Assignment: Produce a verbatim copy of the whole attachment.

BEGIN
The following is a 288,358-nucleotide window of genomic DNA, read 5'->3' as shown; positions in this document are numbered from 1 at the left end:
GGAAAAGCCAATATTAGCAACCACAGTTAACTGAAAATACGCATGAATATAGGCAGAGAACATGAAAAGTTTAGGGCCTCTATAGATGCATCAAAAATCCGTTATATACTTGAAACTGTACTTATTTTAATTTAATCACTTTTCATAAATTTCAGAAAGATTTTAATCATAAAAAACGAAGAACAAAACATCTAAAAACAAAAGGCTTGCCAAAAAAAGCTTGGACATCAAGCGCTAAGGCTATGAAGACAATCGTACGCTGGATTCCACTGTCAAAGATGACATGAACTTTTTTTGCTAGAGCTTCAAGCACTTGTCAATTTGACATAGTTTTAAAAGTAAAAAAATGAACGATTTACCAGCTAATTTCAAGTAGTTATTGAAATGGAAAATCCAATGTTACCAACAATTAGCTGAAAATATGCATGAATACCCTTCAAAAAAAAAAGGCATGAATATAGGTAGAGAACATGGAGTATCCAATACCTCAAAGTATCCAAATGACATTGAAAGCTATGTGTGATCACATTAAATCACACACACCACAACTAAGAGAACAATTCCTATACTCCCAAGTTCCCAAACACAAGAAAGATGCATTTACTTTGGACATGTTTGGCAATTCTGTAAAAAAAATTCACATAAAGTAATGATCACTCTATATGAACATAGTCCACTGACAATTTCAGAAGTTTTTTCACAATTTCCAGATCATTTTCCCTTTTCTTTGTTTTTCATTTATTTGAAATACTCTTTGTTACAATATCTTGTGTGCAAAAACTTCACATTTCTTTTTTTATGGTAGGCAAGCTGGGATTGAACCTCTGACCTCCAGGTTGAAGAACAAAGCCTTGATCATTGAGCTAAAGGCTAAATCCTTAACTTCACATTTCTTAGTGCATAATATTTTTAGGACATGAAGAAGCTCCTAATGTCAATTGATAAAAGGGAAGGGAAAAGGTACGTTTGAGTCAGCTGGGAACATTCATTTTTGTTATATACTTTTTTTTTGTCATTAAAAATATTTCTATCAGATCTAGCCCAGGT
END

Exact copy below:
The following is a 288,358-nucleotide window of genomic DNA, read 5'->3' as shown; positions in this document are numbered from 1 at the left end:
GGAAAAGCCAATATTAGCAACCACAGTTAACTGAAAATACGCATGAATATAGGCAGAGAACATGAAAAGTTTAGGGCCTCTATAGATGCATCAAAAATCCGTTATATACTTGAAACTGTACTTATTTTAATTTAATCACTTTTCATAAATTTCAGAAAGATTTTAATCATAAAAAACGAAGAACAAAACATCTAAAAACAAAAGGCTTGCCAAAAAAAGCTTGGACATCAAGCGCTAAGGCTATGAAGACAATCGTACGCTGGATTCCACTGTCAAAGATGACATGAACTTTTTTTGCTAGAGCTTCAAGCACTTGTCAATTTGACATAGTTTTAAAAGTAAAAAAATGAACGATTTACCAGCTAATTTCAAGTAGTTATTGAAATGGAAAATCCAATGTTACCAACAATTAGCTGAAAATATGCATGAATACCCTTCAAAAAAAAAAGGCATGAATATAGGTAGAGAACATGGAGTATCCAATACCTCAAAGTATCCAAATGACATTGAAAGCTATGTGTGATCACATTAAATCACACACACCACAACTAAGAGAACAATTCCTATACTCCCAAGTTCCCAAACACAAGAAAGATGCATTTACTTTGGACATGTTTGGCAATTCTGTAAAAAAAATTCACATAAAGTAATGATCACTCTATATGAACATAGTCCACTGACAATTTCAGAAGTTTTTTCACAATTTCCAGATCATTTTCCCTTTTCTTTGTTTTTCATTTATTTGAAATACTCTTTGTTACAATATCTTGTGTGCAAAAACTTCACATTTCTTTTTTTATGGTAGGCAAGCTGGGATTGAACCTCTGACCTCCAGGTTGAAGAACAAAGCCTTGATCATTGAGCTAAAGGCTAAATCCTTAACTTCACATTTCTTAGTGCATAATATTTTTAGGACATGAAGAAGCTCCTAATGTCAATTGATAAAAGGGAAGGGAAAAGGTACGTTTGAGTCAGCTGGGAACATTCATTTTTGTTATATACTTTTTTTTTGTCATTAAAAATATTTCTATCAGATCTAGCCCAGGT